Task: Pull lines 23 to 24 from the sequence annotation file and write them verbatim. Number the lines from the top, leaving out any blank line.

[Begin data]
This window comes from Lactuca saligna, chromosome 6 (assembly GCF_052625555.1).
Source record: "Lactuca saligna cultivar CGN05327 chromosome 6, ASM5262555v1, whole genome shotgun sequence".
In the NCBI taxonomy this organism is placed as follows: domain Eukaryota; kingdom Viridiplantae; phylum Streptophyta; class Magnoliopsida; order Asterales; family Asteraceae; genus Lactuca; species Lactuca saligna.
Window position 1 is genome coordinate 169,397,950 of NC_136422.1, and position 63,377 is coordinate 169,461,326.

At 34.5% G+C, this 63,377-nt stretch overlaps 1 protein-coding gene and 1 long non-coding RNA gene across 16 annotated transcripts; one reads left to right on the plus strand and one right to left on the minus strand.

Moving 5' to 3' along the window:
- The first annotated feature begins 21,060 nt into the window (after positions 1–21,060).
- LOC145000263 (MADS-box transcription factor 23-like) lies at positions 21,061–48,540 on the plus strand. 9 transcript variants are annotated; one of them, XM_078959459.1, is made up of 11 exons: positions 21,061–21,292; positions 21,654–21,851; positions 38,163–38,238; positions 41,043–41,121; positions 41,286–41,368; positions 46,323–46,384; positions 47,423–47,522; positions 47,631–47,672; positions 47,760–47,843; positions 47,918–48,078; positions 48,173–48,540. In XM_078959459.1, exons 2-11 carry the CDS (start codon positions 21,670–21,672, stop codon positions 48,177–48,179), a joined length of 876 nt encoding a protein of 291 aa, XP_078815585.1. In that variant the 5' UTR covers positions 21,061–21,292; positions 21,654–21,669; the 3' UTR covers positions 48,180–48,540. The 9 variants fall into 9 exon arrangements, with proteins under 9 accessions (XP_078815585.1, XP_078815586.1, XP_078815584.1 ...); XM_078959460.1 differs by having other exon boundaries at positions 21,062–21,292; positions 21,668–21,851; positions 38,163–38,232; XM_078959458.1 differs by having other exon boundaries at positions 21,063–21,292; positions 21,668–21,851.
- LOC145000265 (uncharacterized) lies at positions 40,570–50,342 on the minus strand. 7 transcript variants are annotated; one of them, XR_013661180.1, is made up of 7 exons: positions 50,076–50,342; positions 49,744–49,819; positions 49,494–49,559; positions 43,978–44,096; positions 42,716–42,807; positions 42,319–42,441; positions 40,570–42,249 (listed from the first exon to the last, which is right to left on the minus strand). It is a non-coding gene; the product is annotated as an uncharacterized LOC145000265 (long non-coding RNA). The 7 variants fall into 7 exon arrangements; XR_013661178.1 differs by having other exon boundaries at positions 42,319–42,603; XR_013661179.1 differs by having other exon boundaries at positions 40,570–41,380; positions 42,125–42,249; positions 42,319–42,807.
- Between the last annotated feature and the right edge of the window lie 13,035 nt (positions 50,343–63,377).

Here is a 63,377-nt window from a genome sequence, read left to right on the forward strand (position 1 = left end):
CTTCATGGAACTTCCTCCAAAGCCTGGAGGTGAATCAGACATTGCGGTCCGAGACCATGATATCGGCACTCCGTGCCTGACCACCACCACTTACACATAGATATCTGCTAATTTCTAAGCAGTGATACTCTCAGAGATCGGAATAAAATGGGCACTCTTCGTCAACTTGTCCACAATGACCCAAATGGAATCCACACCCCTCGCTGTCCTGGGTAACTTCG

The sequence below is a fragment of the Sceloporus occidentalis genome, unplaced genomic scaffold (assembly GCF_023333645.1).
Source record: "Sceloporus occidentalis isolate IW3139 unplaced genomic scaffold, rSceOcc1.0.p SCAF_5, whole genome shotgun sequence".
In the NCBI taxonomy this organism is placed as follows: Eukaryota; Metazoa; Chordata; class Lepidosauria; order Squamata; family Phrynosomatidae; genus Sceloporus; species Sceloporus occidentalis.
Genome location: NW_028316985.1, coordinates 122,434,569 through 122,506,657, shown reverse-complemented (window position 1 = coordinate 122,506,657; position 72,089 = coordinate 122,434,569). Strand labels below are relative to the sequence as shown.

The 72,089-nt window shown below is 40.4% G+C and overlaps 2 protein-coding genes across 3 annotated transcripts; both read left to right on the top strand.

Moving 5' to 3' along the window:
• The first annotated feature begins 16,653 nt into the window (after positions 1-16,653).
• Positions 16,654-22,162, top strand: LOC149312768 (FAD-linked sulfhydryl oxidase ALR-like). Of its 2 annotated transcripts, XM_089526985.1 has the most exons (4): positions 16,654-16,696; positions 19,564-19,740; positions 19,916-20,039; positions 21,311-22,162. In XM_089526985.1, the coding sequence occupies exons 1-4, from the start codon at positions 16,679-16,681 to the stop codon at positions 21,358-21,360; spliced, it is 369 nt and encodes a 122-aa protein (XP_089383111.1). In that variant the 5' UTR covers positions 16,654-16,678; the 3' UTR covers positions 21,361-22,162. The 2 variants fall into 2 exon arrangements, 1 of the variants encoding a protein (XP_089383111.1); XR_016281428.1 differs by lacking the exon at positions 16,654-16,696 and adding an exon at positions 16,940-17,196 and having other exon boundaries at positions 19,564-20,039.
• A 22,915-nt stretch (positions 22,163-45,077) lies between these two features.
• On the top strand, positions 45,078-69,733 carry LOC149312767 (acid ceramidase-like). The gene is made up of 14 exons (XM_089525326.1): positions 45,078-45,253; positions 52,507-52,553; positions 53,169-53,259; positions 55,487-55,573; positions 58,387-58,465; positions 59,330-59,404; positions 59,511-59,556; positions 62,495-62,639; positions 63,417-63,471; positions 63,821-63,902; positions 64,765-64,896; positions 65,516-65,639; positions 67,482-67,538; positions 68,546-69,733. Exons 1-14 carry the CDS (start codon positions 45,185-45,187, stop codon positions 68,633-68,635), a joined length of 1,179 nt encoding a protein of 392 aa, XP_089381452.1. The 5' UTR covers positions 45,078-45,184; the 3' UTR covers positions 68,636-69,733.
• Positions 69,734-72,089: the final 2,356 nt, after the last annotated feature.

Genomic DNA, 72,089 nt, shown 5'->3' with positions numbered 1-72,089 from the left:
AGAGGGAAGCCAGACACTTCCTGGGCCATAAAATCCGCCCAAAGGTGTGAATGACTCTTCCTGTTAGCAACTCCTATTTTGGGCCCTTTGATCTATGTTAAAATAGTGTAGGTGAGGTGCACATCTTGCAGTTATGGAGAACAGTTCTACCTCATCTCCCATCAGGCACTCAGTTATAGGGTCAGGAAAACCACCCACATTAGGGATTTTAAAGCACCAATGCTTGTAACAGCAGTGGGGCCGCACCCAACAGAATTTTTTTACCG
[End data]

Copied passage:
• Positions 69,734-72,089: the final 2,356 nt, after the last annotated feature.

Genomic DNA, 72,089 nt, shown 5'->3' with positions numbered 1-72,089 from the left: